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So far as I’ve researched it’s self pay. With her disease, she’s only going to become harder to care for so I’m not sure I have options.

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Yes, you will need to apply for Medicaid for her. What you should know about Medicaid:

- not to be confused with MediCARE
- its rules differ from state to state
- the application has a "look back" period that varies by state: no less than 2.5 years up to 5 years. Check your state for the look back timeframe.
- family can inadvertently delay or disqualify their LO because of how they handle their finances -- especially non-documented transactions that appear as "gifting" of money or assets! This is why you should invest in a consult with an elder law attorney who knows about Medicaid planning for your mom's state of residence.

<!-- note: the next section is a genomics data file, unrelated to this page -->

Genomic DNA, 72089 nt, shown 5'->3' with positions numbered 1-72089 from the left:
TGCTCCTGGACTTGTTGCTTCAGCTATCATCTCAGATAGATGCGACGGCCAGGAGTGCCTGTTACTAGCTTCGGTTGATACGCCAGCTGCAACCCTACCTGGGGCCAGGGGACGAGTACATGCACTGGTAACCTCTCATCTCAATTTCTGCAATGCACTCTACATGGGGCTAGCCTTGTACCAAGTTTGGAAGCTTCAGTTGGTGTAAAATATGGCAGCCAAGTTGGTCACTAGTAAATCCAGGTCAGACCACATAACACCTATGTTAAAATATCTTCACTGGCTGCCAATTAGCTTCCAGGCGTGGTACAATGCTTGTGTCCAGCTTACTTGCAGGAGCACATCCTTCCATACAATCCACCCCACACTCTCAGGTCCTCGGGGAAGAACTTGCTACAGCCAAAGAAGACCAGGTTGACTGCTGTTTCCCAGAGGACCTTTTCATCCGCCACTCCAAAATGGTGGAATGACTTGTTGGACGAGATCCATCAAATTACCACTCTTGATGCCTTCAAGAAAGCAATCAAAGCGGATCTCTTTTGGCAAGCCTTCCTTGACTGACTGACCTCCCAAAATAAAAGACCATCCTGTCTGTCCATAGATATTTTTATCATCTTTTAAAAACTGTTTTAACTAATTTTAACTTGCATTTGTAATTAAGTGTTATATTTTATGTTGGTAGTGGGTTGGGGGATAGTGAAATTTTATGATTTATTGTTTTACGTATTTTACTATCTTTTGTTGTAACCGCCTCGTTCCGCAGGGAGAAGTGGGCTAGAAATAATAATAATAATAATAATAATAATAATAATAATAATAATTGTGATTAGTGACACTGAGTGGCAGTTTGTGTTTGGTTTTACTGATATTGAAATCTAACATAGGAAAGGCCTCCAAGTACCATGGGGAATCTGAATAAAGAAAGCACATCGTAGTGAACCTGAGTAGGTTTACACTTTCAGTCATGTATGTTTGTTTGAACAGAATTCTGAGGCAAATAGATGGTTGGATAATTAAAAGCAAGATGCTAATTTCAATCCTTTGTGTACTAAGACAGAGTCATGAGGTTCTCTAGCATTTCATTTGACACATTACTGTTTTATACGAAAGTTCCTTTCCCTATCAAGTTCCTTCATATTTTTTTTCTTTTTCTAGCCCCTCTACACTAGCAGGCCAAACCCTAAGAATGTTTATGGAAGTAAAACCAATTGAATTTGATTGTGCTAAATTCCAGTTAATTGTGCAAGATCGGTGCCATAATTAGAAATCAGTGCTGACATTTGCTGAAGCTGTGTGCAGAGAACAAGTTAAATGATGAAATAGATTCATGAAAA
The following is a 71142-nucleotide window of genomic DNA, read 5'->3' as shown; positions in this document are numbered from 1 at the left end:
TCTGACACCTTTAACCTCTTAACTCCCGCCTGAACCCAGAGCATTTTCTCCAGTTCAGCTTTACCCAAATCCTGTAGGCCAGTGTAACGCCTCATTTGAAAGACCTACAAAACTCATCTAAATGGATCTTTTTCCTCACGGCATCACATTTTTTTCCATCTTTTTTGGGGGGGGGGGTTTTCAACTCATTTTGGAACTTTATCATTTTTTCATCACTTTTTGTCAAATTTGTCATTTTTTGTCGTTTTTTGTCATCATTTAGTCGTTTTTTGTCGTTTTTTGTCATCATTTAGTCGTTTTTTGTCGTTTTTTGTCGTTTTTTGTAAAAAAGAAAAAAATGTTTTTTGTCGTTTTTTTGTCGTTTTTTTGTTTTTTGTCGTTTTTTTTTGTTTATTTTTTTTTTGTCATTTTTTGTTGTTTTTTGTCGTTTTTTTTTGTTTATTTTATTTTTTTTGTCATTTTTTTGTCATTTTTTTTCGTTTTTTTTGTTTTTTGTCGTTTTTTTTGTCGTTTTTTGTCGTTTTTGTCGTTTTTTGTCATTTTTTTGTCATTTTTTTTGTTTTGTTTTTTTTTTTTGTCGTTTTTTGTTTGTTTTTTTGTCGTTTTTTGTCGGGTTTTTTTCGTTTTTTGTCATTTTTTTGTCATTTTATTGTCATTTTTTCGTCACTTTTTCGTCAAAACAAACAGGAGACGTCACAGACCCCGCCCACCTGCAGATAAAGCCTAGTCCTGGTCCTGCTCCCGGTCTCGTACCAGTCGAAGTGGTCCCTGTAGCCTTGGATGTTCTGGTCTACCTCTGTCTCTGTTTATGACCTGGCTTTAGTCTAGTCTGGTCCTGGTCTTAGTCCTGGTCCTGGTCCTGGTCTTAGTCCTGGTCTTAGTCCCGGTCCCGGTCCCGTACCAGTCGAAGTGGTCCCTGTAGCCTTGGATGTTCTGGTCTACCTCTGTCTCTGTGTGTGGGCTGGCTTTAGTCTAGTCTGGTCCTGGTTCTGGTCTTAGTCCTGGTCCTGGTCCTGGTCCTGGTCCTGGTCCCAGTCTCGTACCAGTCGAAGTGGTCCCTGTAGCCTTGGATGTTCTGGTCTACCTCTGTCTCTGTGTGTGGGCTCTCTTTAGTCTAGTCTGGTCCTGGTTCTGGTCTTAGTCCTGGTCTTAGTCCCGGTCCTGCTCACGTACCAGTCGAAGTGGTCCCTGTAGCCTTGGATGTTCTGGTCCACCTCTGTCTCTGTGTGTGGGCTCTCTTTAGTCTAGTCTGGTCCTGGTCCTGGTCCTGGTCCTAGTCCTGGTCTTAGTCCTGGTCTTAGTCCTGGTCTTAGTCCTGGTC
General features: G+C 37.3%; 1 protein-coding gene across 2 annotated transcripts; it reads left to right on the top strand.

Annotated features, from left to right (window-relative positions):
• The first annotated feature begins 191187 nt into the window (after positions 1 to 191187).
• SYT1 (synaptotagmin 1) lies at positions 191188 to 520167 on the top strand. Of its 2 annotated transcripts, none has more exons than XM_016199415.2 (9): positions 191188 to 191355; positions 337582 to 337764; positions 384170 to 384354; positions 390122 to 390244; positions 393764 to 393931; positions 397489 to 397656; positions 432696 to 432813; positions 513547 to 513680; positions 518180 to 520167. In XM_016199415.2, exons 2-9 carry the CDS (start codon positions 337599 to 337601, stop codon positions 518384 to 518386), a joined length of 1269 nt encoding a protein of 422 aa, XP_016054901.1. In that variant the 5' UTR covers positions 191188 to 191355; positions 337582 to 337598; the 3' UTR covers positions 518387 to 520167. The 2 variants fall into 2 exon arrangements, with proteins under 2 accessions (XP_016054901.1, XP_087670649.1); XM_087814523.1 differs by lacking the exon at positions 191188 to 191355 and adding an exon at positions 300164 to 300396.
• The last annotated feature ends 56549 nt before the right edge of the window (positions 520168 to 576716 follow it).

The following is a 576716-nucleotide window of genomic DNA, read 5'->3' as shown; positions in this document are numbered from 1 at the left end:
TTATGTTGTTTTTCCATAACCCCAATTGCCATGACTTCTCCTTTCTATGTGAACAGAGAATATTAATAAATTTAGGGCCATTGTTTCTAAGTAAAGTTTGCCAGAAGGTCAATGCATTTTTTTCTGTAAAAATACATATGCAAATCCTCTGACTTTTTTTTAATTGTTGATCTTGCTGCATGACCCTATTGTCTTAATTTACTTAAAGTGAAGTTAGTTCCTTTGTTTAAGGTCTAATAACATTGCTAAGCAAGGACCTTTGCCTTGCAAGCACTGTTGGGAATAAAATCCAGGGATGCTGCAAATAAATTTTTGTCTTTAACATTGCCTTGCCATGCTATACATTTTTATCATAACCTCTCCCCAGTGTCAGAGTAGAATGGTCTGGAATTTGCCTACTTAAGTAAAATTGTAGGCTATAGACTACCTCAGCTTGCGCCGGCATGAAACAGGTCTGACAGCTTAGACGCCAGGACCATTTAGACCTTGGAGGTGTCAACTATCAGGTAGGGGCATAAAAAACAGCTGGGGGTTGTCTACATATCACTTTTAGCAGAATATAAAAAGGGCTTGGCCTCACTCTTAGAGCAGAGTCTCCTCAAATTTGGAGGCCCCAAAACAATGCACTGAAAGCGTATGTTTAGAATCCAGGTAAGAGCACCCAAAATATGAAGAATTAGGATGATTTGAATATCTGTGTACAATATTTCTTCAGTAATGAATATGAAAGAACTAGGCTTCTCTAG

- being on Medicaid in a facility most often means a shared room.
- being on Medicaid in a facility does not mean your LO will receive lower quality attention or care.
- Medicaid in some states will cover some or all of the cost of AL. In other states it won't cover AL. It always covers LTC and MC.
- if your LO doesn't have many or complicated assets then the application is not that difficult to fill out but you will need your LO's sensitive information: SSN, birthdate, banking info, medical debt info, knowledge of her other assets requested on the form (mortgage, car, properties).
- Medicaid does not "take the house": it puts a lien on the home which will need to be satisfied when sold.
- Medicaid does not leave the other spouse destitute.
- Medicaid pays the facility directly using all but a small amount of their SS for the recipient for personal use. In my state it is $90, other states it is differing amounts. My MIL in LTC and on Medicaid does not need $90 worth of anything in any given month.